We live in a day and age where strong masculine leadership is lacking in our society. Men are needed to step up in the family, the church, local communities, and the culture at large to fulfill their calling from God. One of the great moments of biblical history is when King David is aging and the throne is about to be transferred to his son Solomon. David was known as a man after God’s own heart even as he needed grace like all of us (1 Samuel 13:14). He was a powerful warrior who had fearlessly gone into battle facing powerful enemies, mighty giants, and foreign kingdoms.
As he ages, he begins to charge his son Solomon who is preparing to take the throne. Men receiving such charges is not foreign to the pages of Scripture. The Apostle Paul also charged Timothy, his son in the faith, to carry the torch of ministry well in the next generation (see 1 and 2 Timothy, specifically 2 Timothy 4). God would come to Joshua as he was taking on the leadership role and Moses had even laid hands on the man previously (Deuteronomy 34:9). Point being, there is a special precedent in the Bible for men to receive charges before taking on grave responsibility. David looked directly at Solomon giving him such a moment as he prepared to become the king. A time when he would be commissioned into the task being solemnly directed to his responsibilities before God.
The Theological Backbone
“When David’s time to die drew near, he commanded Solomon his son, saying, ‘I am about to go the way of all the earth. Be strong, and show yourself a man, and keep the charge of the Lord your God, walking in his ways and keeping his statutes, his commandments, his rules, and his testimonies, as it is written in the Law of Moses, that you may prosper in all that you do and wherever you turn, that the Lord may establish his word that he spoke concerning me, saying, ‘If your sons pay close attention to their way, to walk before me in faithfulness with all their heart and with all their soul, you shall not lack a man on the throne of Israel.’”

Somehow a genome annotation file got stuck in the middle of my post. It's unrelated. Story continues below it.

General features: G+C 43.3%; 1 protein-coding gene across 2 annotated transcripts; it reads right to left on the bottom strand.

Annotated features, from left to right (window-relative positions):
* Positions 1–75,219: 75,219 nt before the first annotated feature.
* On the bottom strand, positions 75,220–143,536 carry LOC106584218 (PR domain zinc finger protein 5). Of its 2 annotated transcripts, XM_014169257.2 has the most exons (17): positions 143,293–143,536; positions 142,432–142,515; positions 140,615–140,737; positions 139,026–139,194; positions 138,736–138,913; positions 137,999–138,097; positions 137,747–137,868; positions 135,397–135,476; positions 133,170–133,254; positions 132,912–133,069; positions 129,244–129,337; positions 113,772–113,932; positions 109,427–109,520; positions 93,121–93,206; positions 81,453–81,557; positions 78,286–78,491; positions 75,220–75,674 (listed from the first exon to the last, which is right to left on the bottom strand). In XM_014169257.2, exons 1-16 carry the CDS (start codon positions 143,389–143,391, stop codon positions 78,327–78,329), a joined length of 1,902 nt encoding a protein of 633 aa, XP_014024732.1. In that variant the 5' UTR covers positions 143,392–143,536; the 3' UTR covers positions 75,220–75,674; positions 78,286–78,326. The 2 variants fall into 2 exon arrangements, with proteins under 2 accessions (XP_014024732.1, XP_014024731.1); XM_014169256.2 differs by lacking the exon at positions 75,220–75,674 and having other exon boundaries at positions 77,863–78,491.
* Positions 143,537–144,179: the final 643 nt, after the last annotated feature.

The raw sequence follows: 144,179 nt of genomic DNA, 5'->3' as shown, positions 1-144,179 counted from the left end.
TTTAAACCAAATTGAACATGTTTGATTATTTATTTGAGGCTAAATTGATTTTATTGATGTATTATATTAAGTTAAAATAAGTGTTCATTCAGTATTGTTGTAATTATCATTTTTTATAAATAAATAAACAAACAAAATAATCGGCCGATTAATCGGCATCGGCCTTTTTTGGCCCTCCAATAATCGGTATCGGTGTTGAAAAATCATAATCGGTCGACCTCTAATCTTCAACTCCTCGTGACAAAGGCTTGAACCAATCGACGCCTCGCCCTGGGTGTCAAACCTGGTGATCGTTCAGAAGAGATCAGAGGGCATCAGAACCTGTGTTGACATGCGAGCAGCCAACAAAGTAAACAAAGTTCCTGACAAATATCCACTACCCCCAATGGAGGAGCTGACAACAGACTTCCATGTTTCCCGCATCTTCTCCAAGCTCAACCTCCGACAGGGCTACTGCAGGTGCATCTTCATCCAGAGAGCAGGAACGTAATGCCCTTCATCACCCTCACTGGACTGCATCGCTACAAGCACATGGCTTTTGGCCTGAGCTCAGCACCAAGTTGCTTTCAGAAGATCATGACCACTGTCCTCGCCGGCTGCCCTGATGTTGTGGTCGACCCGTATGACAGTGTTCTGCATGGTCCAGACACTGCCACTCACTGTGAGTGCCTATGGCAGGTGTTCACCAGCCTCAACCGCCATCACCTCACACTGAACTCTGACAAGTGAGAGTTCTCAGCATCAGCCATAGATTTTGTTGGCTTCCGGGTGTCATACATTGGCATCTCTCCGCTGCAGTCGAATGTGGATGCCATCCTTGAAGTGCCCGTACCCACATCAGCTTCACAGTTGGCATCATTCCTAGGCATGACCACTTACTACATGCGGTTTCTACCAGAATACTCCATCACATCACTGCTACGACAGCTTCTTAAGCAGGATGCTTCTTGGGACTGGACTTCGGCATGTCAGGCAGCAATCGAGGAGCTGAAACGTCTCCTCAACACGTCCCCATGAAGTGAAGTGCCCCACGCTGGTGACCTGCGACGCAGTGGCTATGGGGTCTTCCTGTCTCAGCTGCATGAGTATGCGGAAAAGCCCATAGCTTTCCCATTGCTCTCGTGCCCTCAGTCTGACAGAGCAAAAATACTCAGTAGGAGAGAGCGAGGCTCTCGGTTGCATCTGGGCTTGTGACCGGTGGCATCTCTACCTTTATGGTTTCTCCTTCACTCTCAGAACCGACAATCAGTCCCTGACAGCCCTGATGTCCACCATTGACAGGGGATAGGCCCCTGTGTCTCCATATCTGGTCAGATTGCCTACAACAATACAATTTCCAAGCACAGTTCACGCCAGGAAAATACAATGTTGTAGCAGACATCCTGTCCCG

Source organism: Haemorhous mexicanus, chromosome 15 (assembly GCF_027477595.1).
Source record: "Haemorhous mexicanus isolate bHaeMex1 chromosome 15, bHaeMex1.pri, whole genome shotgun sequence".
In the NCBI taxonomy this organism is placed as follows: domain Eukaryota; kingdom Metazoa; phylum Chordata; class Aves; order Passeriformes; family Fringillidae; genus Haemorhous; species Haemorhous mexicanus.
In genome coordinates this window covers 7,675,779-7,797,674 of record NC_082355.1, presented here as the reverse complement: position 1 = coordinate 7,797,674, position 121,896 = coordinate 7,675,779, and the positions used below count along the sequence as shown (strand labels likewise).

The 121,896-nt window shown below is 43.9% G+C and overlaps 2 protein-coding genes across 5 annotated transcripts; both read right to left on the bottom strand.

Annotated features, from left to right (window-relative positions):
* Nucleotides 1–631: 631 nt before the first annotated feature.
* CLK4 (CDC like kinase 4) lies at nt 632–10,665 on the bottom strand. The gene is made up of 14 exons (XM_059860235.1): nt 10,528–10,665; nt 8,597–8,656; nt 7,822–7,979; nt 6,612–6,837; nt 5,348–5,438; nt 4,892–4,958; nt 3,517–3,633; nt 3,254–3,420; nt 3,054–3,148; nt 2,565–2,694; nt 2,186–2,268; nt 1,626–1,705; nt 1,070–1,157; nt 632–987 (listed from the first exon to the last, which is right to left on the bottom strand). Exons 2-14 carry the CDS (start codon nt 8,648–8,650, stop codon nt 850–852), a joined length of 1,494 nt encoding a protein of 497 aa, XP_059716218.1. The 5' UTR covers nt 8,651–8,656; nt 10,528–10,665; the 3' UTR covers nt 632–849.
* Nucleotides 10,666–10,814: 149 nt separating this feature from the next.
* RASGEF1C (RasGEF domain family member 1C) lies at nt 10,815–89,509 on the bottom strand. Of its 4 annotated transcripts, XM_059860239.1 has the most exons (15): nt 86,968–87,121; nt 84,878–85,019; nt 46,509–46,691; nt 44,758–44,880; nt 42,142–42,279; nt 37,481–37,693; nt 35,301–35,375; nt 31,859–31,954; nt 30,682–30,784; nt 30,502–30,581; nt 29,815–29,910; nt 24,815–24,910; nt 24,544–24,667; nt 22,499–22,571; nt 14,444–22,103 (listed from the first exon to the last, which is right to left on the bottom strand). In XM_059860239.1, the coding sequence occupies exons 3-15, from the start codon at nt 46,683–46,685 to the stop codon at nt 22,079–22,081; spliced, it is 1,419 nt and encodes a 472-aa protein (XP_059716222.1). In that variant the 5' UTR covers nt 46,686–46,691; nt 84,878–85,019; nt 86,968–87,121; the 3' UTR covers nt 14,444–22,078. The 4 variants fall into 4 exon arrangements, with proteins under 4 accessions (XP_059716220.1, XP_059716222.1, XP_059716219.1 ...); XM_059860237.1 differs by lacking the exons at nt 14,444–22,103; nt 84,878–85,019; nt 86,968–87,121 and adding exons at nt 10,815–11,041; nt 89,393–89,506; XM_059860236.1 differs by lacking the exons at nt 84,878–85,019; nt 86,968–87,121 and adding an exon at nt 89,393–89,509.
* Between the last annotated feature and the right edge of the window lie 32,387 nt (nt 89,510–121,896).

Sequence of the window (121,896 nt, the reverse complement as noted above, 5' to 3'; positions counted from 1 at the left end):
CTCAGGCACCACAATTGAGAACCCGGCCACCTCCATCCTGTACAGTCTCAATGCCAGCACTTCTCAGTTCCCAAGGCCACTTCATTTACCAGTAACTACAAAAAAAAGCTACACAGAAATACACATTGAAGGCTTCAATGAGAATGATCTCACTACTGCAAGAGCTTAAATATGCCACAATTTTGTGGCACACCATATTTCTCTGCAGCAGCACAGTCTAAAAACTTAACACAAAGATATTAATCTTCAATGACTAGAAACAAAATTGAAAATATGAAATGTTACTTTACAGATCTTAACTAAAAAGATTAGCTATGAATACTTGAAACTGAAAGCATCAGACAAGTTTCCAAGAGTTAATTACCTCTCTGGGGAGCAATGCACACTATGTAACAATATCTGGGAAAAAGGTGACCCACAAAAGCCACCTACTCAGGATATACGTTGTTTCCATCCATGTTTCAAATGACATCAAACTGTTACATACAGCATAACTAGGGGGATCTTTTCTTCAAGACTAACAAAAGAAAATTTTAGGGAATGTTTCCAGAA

-2 Kings 2:1-4
There is no doubt that as we unpack this particular charge it has hefty theological content. David is taking a tone of command at the start and he is in fact telling Solomon he must “keep the charge of the Lord your God.” Central to manhood and the fulfillment of one’s calling as a leader is obedience. It is a submission to God and to Christ. That is why we as the church are striving to grow up into mature “manhood” in the image of Christ (Ephesians 4:13-15). Solomon was to keep his eyes focused on God and the commandments of God as his guiding lamp. You cannot separate Solomon’s call as a man and as a king from the obedience toward God he is called to exhibit.
Yet, part of that obedience is also understanding the promise. This is where David mentions the “word that he spoke to me” referencing the promises of Almighty God. Solomon’s life was not to be the centerpiece of his mission. No, this man was stepping into God’s plan which had been set in motion long before he ever stepped foot on the earth. He was a man in a long line of men whom God would use for the specific purpose of bringing the Messiah into the world. Understanding the promise of God would have given Solomon the foothold he needed to move forward into his calling because he could know that God was in fact with him. God had already promised blessing. Solomon was to strive to be faithful in his charge knowing the promises God had made as His foundation.